On June 19, 1861, Rizal was born inside that house and was the seventh among the eleven children of Don Francisco and Dona Teodora. He was baptized “José Rizal y Mercado” at the Calamba Church right next door. Young Jose was the first in the family to use the name Rizal in accordance with the 1849 decree of then Governor Narciso Claveria to change the surnames of Filipinos.

In 1891, due to Rizal's activism, the family came under attack of the friars who own the land where the Rizal house stood. Rizal's family was evicted from the house due to pressure from the friars. Eventually the house was sold to a Spaniard named Don Isidro for 24,000 pesos. Rizal's mother and sisters transferred to Hongkong where they reunited with Rizal in a place called Rednaxela Terrace, where Rizal maintained an eye-clinic. Meanwhile other family members sought refuge with relatives in Binan.

The Rizal house was destroyed during the Second World War, and after the war, the Philippine government bought what remained of the property for 27,000 pesos. Then in 1948, by virtue of Executive Order No. 145 signed by President Elpidio Quirino, the house was rebuilt by architect Juan F. Nakpil. Funded in part through schoolchildren contributions, Nakpil rebuilt the Rizal house exactly as it looked like during Rizal's time, using as reference old photos, the written memoirs of Rizal, and the recollections of Rizal's surviving siblings and relatives.The re-built house was inaugurated in 1950 and opened to public.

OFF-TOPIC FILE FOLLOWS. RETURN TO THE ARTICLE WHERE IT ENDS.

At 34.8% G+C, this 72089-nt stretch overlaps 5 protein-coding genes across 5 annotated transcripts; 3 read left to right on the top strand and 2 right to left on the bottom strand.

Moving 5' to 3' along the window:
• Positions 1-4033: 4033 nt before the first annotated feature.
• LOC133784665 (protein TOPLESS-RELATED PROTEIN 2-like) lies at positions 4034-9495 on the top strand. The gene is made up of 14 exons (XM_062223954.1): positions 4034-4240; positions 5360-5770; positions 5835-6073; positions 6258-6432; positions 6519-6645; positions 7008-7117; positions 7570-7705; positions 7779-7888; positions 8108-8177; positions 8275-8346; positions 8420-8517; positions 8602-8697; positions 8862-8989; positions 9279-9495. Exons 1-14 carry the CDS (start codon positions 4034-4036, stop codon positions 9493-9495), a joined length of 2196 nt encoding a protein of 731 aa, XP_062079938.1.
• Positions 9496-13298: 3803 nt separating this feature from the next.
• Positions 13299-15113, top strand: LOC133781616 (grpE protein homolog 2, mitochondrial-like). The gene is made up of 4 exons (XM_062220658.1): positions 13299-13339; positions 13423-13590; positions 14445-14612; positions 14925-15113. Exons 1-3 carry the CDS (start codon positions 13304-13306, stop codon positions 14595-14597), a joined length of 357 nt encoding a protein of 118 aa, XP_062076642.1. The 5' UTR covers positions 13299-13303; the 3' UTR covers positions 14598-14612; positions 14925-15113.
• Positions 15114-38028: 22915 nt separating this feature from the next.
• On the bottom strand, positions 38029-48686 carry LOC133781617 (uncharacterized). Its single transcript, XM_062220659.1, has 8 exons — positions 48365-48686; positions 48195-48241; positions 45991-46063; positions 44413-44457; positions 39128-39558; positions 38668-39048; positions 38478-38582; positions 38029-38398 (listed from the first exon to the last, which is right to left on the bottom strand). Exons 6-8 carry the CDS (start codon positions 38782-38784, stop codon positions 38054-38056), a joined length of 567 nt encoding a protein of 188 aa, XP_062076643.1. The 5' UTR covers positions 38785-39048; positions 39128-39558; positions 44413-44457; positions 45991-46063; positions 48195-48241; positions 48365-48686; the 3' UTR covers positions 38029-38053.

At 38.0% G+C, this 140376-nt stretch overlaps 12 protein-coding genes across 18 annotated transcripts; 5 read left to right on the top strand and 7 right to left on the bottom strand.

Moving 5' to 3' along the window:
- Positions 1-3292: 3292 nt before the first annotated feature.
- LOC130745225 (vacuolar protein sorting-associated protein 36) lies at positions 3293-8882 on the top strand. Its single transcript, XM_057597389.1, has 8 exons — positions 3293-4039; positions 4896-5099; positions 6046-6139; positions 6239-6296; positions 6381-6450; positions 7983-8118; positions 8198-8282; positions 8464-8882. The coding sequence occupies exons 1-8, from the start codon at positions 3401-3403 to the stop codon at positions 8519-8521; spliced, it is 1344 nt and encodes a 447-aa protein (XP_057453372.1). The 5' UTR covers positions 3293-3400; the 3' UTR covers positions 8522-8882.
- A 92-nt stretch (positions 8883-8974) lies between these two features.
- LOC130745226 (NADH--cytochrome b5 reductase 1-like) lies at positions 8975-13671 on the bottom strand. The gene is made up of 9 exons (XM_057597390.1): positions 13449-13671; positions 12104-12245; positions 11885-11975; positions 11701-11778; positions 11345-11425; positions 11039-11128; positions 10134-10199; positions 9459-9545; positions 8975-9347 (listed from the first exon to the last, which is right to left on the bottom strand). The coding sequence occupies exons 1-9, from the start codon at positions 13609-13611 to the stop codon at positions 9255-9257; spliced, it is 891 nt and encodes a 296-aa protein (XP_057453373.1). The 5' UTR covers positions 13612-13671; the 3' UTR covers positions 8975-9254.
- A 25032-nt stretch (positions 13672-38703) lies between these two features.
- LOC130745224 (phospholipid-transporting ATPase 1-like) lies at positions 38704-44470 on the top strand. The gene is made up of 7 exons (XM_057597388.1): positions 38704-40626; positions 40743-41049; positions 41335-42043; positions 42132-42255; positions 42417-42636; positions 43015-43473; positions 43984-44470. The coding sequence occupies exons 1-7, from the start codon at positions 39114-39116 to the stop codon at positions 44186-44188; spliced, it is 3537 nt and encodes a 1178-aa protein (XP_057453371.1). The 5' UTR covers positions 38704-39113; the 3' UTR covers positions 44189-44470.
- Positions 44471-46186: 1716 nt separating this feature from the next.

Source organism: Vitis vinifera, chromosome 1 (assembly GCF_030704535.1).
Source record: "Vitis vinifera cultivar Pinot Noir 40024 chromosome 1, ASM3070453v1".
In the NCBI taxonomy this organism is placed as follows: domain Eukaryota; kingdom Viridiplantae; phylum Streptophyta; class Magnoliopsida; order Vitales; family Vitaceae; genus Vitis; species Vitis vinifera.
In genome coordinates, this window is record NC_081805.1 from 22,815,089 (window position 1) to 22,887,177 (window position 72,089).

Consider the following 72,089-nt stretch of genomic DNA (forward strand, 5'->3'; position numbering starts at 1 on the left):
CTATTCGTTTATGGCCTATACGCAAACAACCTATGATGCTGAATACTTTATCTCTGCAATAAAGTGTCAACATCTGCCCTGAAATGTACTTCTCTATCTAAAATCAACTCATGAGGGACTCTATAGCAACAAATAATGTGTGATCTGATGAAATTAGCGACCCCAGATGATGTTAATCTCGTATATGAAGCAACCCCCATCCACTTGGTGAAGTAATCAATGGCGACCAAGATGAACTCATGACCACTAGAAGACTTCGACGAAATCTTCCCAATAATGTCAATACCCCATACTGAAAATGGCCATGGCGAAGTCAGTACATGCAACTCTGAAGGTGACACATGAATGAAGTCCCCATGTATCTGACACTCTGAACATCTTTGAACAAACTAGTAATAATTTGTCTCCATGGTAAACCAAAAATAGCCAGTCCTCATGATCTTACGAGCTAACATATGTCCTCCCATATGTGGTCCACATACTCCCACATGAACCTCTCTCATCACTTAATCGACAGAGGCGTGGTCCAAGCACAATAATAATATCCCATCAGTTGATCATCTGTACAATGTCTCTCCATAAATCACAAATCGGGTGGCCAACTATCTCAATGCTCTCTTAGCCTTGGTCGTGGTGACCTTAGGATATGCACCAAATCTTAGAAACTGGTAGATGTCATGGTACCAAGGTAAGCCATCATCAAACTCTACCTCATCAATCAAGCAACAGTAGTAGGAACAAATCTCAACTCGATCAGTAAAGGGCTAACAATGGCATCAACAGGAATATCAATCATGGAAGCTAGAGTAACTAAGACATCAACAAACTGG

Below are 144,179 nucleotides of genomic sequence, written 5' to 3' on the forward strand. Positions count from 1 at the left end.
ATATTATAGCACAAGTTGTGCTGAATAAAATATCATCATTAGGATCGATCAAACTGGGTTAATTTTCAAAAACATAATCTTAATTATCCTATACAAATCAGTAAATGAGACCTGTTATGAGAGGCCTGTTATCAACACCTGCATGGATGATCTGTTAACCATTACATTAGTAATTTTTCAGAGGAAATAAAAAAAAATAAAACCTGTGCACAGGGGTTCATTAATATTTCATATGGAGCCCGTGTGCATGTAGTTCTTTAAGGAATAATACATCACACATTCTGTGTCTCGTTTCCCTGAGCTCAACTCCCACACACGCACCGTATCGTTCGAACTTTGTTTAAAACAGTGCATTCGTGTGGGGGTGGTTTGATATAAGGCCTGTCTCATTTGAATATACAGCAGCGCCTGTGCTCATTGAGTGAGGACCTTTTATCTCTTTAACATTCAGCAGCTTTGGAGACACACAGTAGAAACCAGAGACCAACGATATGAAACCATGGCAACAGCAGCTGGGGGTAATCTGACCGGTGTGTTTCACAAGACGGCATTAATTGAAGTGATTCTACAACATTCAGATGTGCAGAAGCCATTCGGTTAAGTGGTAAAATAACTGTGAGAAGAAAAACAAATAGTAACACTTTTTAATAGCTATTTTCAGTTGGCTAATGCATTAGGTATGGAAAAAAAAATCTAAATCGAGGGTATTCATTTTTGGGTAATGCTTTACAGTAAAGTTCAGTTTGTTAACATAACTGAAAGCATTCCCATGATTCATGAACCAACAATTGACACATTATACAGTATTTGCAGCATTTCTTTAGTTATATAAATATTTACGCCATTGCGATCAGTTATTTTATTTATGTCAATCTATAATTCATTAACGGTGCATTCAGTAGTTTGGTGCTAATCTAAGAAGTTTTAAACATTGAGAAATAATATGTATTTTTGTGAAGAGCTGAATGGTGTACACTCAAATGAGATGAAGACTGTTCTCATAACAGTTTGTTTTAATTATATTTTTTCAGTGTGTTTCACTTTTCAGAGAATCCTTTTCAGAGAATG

Viewing the house today, one would imagine that the Rizal's were one of the richest families in Calamba during those times. Imagine a huge house like this complete with daughters' bedrooms, sons' bedrooms, two dining rooms, a master's bedroom, a huge library, a living room, cocina, and toilet and bath! Not to mention the garage for the horse-drawn carriage owned by the family, and the huge backyard. Indeed, only the richest principalias of town like the Rizals were the only ones able to build a house like this. In today's standards, the house could qualify as a mansion.

At present, though, the Rizal house has become a shrine that serves as a museum containing some original furniture, books, and memorabilia that once belonged to the Rizal family (donated in part by Rizal family). On the grounds are statues of the boy Rizal and his pet dog. The lot is also where Rizal’s parents remains were transferred.